The nations considered in this volume are naturally Great Britain, France, Germany, and the United States. Austria, Bulgaria, Turkey, and Russia are left out of account. The thesis of the book is that the ultimate causes of the war are to be found in economic conditions. The period 1880-1910 was one of "unparalleled industrial revolution," which developed into a race for the foremost position. Power was created and manufactures grew, transportation by land and sea cheapened as science, industry, and commerce united their forces. The extension of commerce gave rise to an extension of credit, and this latter became dependent not on the amount of money available, but on the amount of goods produced or producible. Great Britain led in the development. Germany followed and was overtaking her rival, partly because government and business were allies. But she made the mistake of assuming that she must own the territories from which raw materials were drawn and the markets where products were sold. Hence her desire for colonies. Ambitions grew out of her amazing success, the cry of "freedom of the seas" was raised, altho to the freedom which she already enjoyed-and this was completeshe owed in great part her advance during the last thirty years, an advance greater in proportion than that of any other nation. So that the present-day militarism of the Teutons is the result of industrial growth and power. Expansion south and east was the only vent before the war, hence the Central-Europe-Balkan-Turkey schemeand the war considered solely as a means of economic aggression.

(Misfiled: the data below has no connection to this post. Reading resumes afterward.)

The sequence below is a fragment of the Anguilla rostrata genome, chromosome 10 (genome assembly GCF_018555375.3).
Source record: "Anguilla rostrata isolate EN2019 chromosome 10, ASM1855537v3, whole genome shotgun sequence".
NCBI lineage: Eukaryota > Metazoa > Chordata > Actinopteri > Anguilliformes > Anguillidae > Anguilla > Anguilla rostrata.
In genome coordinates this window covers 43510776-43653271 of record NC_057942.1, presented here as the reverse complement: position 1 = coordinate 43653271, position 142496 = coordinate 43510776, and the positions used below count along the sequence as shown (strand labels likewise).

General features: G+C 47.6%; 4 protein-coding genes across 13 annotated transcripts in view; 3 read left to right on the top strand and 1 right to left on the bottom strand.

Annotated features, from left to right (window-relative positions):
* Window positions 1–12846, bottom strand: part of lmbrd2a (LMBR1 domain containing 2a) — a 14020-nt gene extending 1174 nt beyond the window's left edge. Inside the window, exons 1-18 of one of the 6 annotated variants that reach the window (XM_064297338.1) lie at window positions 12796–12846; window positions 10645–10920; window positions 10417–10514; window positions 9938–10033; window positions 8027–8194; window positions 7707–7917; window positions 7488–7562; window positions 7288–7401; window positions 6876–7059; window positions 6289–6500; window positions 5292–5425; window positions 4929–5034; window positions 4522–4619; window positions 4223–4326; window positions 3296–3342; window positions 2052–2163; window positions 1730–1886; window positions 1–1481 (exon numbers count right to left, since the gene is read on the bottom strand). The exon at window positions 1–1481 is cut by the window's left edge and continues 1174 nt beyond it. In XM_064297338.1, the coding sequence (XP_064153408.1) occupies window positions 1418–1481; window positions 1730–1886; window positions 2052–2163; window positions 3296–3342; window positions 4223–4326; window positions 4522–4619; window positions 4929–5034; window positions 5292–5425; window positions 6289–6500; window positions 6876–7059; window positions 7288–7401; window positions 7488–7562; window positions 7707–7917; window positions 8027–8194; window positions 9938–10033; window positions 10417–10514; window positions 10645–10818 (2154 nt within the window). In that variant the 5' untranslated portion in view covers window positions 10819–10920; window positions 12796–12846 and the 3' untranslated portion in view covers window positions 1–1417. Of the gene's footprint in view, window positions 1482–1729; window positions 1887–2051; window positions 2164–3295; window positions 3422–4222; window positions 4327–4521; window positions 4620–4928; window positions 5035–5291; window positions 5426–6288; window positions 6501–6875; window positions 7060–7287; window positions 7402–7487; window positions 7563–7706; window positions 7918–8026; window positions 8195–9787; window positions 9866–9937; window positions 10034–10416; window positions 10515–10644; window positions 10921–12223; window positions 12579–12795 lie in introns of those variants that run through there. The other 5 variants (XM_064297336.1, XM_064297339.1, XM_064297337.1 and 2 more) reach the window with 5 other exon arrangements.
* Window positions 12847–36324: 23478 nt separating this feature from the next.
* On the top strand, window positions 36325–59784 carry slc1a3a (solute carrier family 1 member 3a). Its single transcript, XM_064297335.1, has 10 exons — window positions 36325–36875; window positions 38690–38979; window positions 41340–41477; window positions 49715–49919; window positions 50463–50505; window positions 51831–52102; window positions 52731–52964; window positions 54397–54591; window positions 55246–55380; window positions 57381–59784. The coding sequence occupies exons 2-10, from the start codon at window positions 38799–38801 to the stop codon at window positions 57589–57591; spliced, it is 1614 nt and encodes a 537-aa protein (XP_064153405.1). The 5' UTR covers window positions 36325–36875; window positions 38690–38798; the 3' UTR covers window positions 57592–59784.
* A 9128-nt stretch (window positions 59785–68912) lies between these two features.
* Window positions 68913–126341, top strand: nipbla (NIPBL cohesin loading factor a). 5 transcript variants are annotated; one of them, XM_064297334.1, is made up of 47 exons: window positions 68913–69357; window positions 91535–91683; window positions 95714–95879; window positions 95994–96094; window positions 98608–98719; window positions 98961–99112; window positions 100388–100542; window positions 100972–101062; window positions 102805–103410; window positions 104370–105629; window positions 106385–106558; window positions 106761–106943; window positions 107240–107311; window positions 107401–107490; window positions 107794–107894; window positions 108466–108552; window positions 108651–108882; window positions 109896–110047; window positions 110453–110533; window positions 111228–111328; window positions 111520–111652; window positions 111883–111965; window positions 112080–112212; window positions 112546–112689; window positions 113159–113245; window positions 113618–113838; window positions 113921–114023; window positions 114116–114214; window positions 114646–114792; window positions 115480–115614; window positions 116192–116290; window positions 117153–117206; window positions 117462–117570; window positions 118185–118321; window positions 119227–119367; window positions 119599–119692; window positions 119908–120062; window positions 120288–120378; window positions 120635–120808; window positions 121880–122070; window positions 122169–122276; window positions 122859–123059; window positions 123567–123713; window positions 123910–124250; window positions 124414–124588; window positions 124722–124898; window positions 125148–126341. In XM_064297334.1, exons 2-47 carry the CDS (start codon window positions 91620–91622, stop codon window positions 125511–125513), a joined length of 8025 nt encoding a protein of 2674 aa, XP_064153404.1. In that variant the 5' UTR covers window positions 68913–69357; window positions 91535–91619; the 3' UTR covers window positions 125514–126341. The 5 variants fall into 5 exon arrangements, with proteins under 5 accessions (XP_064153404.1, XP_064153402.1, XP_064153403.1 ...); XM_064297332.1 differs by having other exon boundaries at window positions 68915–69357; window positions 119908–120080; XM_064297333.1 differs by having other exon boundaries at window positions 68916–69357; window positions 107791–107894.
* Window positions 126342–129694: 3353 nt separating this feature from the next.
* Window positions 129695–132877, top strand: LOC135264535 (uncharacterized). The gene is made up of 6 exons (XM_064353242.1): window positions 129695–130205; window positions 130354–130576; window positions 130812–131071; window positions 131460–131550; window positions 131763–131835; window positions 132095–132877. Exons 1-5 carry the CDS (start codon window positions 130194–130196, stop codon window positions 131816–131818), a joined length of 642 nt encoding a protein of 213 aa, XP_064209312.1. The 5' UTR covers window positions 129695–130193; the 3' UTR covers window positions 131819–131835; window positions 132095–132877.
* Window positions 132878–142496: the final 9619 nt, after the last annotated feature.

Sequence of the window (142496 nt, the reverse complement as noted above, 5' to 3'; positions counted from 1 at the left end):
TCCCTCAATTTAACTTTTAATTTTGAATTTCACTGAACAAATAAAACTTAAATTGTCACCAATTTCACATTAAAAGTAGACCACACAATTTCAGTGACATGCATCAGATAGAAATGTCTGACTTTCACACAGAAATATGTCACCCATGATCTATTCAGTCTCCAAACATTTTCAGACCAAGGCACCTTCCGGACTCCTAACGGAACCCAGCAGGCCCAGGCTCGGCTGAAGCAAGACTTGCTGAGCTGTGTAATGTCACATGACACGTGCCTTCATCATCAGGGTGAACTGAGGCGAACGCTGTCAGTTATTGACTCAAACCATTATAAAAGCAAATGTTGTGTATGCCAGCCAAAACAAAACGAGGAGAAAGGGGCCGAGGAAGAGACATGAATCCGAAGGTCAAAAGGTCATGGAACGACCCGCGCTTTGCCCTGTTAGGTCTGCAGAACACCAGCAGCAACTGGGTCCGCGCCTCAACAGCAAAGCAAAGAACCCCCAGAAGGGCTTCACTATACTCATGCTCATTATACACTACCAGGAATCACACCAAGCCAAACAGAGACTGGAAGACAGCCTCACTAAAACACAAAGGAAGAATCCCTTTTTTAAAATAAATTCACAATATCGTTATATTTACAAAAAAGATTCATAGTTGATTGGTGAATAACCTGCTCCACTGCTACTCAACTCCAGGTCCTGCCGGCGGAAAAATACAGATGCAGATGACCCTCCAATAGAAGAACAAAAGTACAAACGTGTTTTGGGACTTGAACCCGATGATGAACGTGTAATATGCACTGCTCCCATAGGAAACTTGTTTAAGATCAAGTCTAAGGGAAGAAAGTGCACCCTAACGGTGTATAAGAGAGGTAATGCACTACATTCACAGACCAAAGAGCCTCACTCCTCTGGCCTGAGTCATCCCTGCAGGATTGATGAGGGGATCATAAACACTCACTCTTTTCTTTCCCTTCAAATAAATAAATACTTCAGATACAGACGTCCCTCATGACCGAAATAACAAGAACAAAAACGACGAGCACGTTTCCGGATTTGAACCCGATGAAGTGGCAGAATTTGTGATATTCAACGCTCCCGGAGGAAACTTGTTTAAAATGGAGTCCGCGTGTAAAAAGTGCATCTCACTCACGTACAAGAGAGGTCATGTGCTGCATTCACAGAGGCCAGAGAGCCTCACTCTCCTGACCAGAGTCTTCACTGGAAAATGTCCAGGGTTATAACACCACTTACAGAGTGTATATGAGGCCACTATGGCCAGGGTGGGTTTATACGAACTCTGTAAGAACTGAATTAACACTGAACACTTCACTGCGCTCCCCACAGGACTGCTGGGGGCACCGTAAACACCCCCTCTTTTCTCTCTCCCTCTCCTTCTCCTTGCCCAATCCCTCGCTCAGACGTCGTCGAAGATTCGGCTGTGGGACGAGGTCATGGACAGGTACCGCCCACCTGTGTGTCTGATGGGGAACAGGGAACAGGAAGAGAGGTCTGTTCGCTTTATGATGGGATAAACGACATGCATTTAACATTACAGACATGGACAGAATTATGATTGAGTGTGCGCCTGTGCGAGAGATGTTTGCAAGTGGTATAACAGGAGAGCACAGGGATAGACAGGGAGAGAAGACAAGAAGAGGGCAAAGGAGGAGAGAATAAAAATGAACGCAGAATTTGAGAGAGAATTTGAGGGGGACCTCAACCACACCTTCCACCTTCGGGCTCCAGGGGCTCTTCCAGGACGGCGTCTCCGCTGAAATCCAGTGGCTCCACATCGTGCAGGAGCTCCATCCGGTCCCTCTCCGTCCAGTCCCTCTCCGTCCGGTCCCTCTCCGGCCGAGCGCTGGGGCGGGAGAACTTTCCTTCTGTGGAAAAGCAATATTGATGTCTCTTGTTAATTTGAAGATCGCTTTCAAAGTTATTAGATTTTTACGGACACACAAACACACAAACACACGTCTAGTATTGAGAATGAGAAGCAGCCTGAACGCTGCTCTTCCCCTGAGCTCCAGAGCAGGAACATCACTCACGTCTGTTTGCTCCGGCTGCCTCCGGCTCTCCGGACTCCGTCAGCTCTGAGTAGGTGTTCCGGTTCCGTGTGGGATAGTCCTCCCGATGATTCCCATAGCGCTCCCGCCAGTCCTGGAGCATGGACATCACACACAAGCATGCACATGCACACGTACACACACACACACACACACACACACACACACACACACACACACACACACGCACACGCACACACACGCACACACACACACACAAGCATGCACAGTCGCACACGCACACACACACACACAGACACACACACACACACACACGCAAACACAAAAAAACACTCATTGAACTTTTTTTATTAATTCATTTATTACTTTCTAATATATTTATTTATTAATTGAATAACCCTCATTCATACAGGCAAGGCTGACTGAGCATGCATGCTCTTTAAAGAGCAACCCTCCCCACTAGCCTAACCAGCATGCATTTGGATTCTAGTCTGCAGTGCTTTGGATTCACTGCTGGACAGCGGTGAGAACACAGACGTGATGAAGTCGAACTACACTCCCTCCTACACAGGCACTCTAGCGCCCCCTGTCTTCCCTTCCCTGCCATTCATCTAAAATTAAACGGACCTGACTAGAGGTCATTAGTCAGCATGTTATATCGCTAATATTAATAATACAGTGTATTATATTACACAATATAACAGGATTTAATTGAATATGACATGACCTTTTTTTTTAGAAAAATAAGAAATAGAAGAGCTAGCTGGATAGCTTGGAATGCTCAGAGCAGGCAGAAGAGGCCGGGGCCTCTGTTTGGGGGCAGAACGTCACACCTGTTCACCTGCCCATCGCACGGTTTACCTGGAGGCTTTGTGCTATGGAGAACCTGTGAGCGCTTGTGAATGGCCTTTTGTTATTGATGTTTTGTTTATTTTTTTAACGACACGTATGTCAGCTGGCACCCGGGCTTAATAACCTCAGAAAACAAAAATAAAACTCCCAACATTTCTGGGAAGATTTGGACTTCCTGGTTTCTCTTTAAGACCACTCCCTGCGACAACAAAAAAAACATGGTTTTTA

That is Professor Laughlin's diagnosis in his first chapter. In his second he shows that Lord Kitchener's "men, munitions, and money," as the basis of war-prosecution, must be read "men, munitions, and credit." One hundred billions at least are already spent, but no such amount of money existed, and there is more money in existence now than when the war began. Not money but wealth ("goods in some form") has been destroyed. So that "goods are primary; money and credit secondary," and credit is present purchasing power. A government, in borrowing, transmutes its future production into present means of payment, employing private credit organizations and its citizens. The three factors of the huge financial operations of the war are (1) money, (2) credit and banking, and (3) national fiscal operations (taxes, etc.). In peace waste lies in consumption that is superfluous use of means beyond the actual necessities for sustaining life. In war the waste is in the destruction not merely of wealth but of capital (i.e., productive wealth). When the loss of goods depresses the amount available below the necessaries of life, below surplus wealth and the possibility of reproduction, credit falls and ultimately fails-unless the borrower can go elsewhere (as France and Great Britain to the United States). Hence huge debts alone will not end war; credit (which "depends on normal productive power")

must vanish.

Now, how is it with Germany? Her